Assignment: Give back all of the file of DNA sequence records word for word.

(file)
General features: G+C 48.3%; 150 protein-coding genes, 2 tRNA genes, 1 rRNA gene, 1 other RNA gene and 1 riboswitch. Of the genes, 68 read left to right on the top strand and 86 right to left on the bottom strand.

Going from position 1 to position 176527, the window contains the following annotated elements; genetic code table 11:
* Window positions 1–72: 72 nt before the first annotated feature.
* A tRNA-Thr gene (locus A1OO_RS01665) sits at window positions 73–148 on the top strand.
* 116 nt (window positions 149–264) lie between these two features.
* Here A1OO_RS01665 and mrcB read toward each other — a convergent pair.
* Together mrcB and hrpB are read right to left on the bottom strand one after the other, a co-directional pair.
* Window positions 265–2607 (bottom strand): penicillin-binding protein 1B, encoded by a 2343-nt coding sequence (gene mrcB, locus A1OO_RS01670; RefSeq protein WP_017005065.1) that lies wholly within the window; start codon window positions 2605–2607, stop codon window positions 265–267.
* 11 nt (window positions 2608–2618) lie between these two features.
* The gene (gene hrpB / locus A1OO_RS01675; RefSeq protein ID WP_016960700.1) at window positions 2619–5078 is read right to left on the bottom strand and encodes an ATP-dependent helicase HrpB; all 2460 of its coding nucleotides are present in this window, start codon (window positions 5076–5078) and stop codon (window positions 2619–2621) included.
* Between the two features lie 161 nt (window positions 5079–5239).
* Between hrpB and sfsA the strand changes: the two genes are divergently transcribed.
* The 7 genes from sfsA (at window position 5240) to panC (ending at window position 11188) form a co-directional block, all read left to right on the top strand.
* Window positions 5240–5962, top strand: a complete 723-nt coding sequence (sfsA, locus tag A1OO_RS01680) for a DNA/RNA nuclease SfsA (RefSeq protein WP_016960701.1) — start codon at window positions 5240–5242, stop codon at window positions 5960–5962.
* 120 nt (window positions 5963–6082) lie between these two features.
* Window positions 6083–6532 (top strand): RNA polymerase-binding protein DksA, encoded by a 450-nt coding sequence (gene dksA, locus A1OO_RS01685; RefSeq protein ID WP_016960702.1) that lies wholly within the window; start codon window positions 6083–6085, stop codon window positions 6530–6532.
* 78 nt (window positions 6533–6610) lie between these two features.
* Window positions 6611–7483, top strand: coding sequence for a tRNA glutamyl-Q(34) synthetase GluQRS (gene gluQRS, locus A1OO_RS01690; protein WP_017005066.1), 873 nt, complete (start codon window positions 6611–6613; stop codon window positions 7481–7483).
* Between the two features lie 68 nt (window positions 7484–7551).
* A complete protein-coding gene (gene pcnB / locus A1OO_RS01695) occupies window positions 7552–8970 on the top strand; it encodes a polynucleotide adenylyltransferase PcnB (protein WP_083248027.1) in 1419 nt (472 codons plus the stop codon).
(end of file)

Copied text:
General features: G+C 48.3%; 150 protein-coding genes, 2 tRNA genes, 1 rRNA gene, 1 other RNA gene and 1 riboswitch. Of the genes, 68 read left to right on the top strand and 86 right to left on the bottom strand.

Going from position 1 to position 176527, the window contains the following annotated elements; genetic code table 11:
* Window positions 1–72: 72 nt before the first annotated feature.
* A tRNA-Thr gene (locus A1OO_RS01665) sits at window positions 73–148 on the top strand.
* 116 nt (window positions 149–264) lie between these two features.
* Here A1OO_RS01665 and mrcB read toward each other — a convergent pair.
* Together mrcB and hrpB are read right to left on the bottom strand one after the other, a co-directional pair.
* Window positions 265–2607 (bottom strand): penicillin-binding protein 1B, encoded by a 2343-nt coding sequence (gene mrcB, locus A1OO_RS01670; RefSeq protein WP_017005065.1) that lies wholly within the window; start codon window positions 2605–2607, stop codon window positions 265–267.
* 11 nt (window positions 2608–2618) lie between these two features.
* The gene (gene hrpB / locus A1OO_RS01675; RefSeq protein ID WP_016960700.1) at window positions 2619–5078 is read right to left on the bottom strand and encodes an ATP-dependent helicase HrpB; all 2460 of its coding nucleotides are present in this window, start codon (window positions 5076–5078) and stop codon (window positions 2619–2621) included.
* Between the two features lie 161 nt (window positions 5079–5239).
* Between hrpB and sfsA the strand changes: the two genes are divergently transcribed.
* The 7 genes from sfsA (at window position 5240) to panC (ending at window position 11188) form a co-directional block, all read left to right on the top strand.
* Window positions 5240–5962, top strand: a complete 723-nt coding sequence (sfsA, locus tag A1OO_RS01680) for a DNA/RNA nuclease SfsA (RefSeq protein WP_016960701.1) — start codon at window positions 5240–5242, stop codon at window positions 5960–5962.
* 120 nt (window positions 5963–6082) lie between these two features.
* Window positions 6083–6532 (top strand): RNA polymerase-binding protein DksA, encoded by a 450-nt coding sequence (gene dksA, locus A1OO_RS01685; RefSeq protein ID WP_016960702.1) that lies wholly within the window; start codon window positions 6083–6085, stop codon window positions 6530–6532.
* 78 nt (window positions 6533–6610) lie between these two features.
* Window positions 6611–7483, top strand: coding sequence for a tRNA glutamyl-Q(34) synthetase GluQRS (gene gluQRS, locus A1OO_RS01690; protein WP_017005066.1), 873 nt, complete (start codon window positions 6611–6613; stop codon window positions 7481–7483).
* Between the two features lie 68 nt (window positions 7484–7551).
* A complete protein-coding gene (gene pcnB / locus A1OO_RS01695) occupies window positions 7552–8970 on the top strand; it encodes a polynucleotide adenylyltransferase PcnB (protein WP_083248027.1) in 1419 nt (472 codons plus the stop codon).